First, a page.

Legislators Confront Housing Issues. Will it affect the Chico Housing Market?


by Mike Wiegert
Regardless of anyone’s political contentment or not, it’s undeniable that the Federal government is concerned about the housing and mortgage credit crisis. Two new bills have been introduced into legislation by the House Financial Services Committee directed at dealing with the increase in foreclosures and promoting the growth of single family home ownership for lower income families in dire need of housing.

The first bill introduced last month is H.R. 5830, the FHA Housing and Retention Act. This measure essentially grants money and more authority to the Federal Housing Administration (FHA) to assist borrowers at risk of losing their homes through foreclosure and provide affordable mortgages. The bill also requires the Federal Reserve Board to conduct a study on the necessity of an auction or bulk refinancing mechanism.

The second bill is H.R. 5815, the Neighborhood Stabilization Act of 2008 introduced by Subcommittee on Housing and Community Opportunity Chairwoman, Maxine Waters. This measure stipulates guidelines that when met will provide loans and grants to states and cities to confront the regional and local Chico foreclosure epidemic.

The new FHA Housing and Retention Act is a $300 billion measure the establishes a voluntary program authorizing FHA to provide new guarantees to borrowers who are at risk of defaulting on existing homes loans. The authorization would only be available in instances where the amount recovered from the foreclosure would be below the outstanding principal of the loan. In these cases, the existing lender would be offered a “short payment”, an amount less than the principal balance of the loan but certainly more that the lender would be expected to glean from foreclosing and then reselling the property. A new affordable mortgage would be offered to the borrower at approximately 90 percent of the homes current appraised market value. The program includes a “soft” second mortgage owed by the borrower to cover FHA’s closing costs. An additional provision of the bill states that the borrower, upon sale of the property, would pay an “exit” fee amounting to 0-3 percent of the profit on the home depending upon the time period the borrower owned the home.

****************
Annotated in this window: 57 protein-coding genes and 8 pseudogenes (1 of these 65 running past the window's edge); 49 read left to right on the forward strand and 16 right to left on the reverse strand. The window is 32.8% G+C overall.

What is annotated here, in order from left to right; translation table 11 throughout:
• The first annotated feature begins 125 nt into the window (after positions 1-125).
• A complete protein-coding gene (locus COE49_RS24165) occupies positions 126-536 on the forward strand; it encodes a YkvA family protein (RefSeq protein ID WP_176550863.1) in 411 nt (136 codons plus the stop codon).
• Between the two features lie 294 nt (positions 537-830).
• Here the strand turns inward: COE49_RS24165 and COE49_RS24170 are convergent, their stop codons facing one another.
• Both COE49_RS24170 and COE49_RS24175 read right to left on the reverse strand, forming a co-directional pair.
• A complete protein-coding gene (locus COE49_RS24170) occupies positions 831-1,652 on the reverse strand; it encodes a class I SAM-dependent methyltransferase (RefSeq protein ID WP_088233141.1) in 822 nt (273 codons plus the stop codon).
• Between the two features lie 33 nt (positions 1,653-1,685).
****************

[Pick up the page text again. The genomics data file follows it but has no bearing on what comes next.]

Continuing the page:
The Neighborhood Stabilization Act of 2008, creates a $15 billion U.S. Department of Housing and Urban Development (HUD) loan and grant program. The intended purpose of the program is to provide funds for loans and grants for the purchase and rehabilitation of vacated foreclosure homes, thereby stabilizing neighborhoods. The measure divides the funds equally into $7.5 billion for loans and the other $7.5 billion for grants. Each state would be allocated these funds based on their percentage of foreclosures over the last four quarters and then adjusted to take into account the State’s median home price. It’s certainly predictable that California with it’s high rate of foreclosures and equally high median home price to be a large recipient of these funds. In this instance, California will have ultimate authority to direct and delegate the use of these funds to localities. Unfortunately, these funds are to be directed to the more highly populated cities in the state, so many of our north state cities are not likely to see these funds coming our way.

Seems a bit unfair that our north state tax dollars will be going into a program to assist beleaguered homeowners in other parts of the state while subsequently denying at risk borrowers in Chico, doesn’t it?

I’m sure a few Congressmen are going to get letters over this issue.  Well, that’s Democracy at it’s finest!

Sandi Bauman (Chico Homes): Real Estate Agent in Chico, Butte County, California
Tomato University Graduate Real Estate Tomato

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